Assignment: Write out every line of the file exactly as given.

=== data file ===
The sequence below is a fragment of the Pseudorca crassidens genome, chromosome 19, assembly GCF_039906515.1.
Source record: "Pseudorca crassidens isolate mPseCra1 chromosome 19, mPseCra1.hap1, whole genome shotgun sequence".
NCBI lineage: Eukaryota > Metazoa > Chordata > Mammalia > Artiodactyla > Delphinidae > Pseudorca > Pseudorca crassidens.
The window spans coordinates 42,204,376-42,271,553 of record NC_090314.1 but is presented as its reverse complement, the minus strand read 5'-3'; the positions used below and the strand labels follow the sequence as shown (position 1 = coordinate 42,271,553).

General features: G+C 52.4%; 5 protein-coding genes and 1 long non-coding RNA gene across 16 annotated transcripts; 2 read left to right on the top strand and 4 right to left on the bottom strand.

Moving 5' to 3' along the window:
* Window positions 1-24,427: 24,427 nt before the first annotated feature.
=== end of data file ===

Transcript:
The sequence below is a fragment of the Pseudorca crassidens genome, chromosome 19, assembly GCF_039906515.1.
Source record: "Pseudorca crassidens isolate mPseCra1 chromosome 19, mPseCra1.hap1, whole genome shotgun sequence".
NCBI lineage: Eukaryota > Metazoa > Chordata > Mammalia > Artiodactyla > Delphinidae > Pseudorca > Pseudorca crassidens.
The window spans coordinates 42,204,376-42,271,553 of record NC_090314.1 but is presented as its reverse complement, the minus strand read 5'-3'; the positions used below and the strand labels follow the sequence as shown (position 1 = coordinate 42,271,553).

General features: G+C 52.4%; 5 protein-coding genes and 1 long non-coding RNA gene across 16 annotated transcripts; 2 read left to right on the top strand and 4 right to left on the bottom strand.

Moving 5' to 3' along the window:
* Window positions 1-24,427: 24,427 nt before the first annotated feature.